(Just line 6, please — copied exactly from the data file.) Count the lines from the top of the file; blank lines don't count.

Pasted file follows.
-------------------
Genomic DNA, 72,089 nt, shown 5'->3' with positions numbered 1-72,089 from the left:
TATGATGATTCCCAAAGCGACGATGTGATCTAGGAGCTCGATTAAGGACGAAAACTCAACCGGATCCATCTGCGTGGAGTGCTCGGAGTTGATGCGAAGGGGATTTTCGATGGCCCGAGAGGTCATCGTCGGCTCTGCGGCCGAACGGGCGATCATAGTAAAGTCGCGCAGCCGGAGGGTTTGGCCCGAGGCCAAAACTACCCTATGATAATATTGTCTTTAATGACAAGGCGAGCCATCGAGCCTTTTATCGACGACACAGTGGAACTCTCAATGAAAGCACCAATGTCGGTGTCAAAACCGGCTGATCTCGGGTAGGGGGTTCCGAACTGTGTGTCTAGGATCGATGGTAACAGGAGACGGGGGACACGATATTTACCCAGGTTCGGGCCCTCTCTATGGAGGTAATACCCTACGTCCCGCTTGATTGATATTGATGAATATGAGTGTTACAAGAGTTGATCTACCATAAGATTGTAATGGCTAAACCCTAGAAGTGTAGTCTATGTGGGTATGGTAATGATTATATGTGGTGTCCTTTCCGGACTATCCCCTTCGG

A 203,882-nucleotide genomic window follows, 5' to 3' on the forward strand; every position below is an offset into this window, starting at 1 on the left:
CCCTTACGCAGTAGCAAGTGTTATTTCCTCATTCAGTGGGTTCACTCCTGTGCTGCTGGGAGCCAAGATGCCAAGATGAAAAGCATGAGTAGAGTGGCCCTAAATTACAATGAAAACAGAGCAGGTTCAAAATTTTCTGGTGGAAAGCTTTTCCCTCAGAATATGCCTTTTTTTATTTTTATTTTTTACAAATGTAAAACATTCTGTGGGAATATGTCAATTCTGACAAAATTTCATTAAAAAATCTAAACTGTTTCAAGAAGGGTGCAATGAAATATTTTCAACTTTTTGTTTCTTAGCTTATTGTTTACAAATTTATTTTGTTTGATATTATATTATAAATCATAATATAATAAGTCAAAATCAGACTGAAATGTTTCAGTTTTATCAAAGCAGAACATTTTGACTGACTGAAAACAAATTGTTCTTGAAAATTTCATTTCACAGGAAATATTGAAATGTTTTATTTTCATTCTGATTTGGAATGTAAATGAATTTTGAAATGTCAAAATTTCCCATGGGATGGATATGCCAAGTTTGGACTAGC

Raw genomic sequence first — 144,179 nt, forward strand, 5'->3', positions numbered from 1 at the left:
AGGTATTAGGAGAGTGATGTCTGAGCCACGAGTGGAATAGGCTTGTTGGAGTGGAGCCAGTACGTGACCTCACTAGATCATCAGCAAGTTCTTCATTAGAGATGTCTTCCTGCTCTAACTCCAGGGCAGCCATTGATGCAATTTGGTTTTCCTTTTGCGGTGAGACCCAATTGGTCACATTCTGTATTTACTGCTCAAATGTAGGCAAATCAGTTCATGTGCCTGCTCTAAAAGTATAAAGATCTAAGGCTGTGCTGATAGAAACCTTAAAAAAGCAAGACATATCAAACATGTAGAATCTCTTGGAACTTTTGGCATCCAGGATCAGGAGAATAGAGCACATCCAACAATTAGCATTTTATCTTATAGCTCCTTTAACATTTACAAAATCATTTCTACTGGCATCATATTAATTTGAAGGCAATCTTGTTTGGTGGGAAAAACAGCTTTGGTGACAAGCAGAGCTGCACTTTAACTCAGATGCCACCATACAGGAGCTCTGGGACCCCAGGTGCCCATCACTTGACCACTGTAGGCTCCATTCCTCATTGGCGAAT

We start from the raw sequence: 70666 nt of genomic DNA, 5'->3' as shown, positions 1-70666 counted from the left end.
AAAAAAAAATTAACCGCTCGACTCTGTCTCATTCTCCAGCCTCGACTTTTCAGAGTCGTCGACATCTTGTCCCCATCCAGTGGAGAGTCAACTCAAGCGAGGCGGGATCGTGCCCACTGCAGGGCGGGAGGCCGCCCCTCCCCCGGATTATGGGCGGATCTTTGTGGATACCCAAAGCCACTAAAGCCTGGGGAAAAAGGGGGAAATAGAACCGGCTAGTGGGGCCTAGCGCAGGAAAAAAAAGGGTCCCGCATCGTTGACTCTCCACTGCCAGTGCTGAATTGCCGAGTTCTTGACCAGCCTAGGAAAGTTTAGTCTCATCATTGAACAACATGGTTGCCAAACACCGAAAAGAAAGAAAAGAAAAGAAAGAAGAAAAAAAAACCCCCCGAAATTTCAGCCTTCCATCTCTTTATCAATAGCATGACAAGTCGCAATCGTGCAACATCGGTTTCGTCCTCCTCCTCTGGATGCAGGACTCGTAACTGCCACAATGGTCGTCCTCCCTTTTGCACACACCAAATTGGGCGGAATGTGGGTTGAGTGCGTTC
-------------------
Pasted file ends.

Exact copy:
AGGTATTAGGAGAGTGATGTCTGAGCCACGAGTGGAATAGGCTTGTTGGAGTGGAGCCAGTACGTGACCTCACTAGATCATCAGCAAGTTCTTCATTAGAGATGTCTTCCTGCTCTAACTCCAGGGCAGCCATTGATGCAATTTGGTTTTCCTTTTGCGGTGAGACCCAATTGGTCACATTCTGTATTTACTGCTCAAATGTAGGCAAATCAGTTCATGTGCCTGCTCTAAAAGTATAAAGATCTAAGGCTGTGCTGATAGAAACCTTAAAAAAGCAAGACATATCAAACATGTAGAATCTCTTGGAACTTTTGGCATCCAGGATCAGGAGAATAGAGCACATCCAACAATTAGCATTTTATCTTATAGCTCCTTTAACATTTACAAAATCATTTCTACTGGCATCATATTAATTTGAAGGCAATCTTGTTTGGTGGGAAAAACAGCTTTGGTGACAAGCAGAGCTGCACTTTAACTCAGATGCCACCATACAGGAGCTCTGGGACCCCAGGTGCCCATCACTTGACCACTGTAGGCTCCATTCCTCATTGGCGAAT